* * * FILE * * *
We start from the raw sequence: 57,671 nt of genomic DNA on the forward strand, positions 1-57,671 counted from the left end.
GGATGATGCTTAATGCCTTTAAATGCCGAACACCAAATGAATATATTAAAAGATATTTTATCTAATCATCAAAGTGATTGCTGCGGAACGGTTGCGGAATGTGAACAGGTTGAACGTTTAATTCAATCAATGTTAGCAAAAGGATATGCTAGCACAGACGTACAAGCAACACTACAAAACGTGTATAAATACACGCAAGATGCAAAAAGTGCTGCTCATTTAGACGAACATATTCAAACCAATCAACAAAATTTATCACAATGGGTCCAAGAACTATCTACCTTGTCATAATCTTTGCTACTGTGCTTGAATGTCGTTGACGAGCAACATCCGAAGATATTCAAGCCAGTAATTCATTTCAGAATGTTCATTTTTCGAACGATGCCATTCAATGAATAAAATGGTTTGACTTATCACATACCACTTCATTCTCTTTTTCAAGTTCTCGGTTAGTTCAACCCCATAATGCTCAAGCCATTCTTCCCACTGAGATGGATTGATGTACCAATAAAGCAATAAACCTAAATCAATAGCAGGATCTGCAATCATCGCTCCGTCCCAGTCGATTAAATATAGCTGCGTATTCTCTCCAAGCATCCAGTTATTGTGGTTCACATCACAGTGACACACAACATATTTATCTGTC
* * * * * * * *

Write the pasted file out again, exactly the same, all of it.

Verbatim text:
We start from the raw sequence: 57,671 nt of genomic DNA on the forward strand, positions 1-57,671 counted from the left end.
GGATGATGCTTAATGCCTTTAAATGCCGAACACCAAATGAATATATTAAAAGATATTTTATCTAATCATCAAAGTGATTGCTGCGGAACGGTTGCGGAATGTGAACAGGTTGAACGTTTAATTCAATCAATGTTAGCAAAAGGATATGCTAGCACAGACGTACAAGCAACACTACAAAACGTGTATAAATACACGCAAGATGCAAAAAGTGCTGCTCATTTAGACGAACATATTCAAACCAATCAACAAAATTTATCACAATGGGTCCAAGAACTATCTACCTTGTCATAATCTTTGCTACTGTGCTTGAATGTCGTTGACGAGCAACATCCGAAGATATTCAAGCCAGTAATTCATTTCAGAATGTTCATTTTTCGAACGATGCCATTCAATGAATAAAATGGTTTGACTTATCACATACCACTTCATTCTCTTTTTCAAGTTCTCGGTTAGTTCAACCCCATAATGCTCAAGCCATTCTTCCCACTGAGATGGATTGATGTACCAATAAAGCAATAAACCTAAATCAATAGCAGGATCTGCAATCATCGCTCCGTCCCAGTCGATTAAATATAGCTGCGTATTCTCTCCAAGCATCCAGTTATTGTGGTTCACATCACAGTGACACACAACATATTTATCTGTC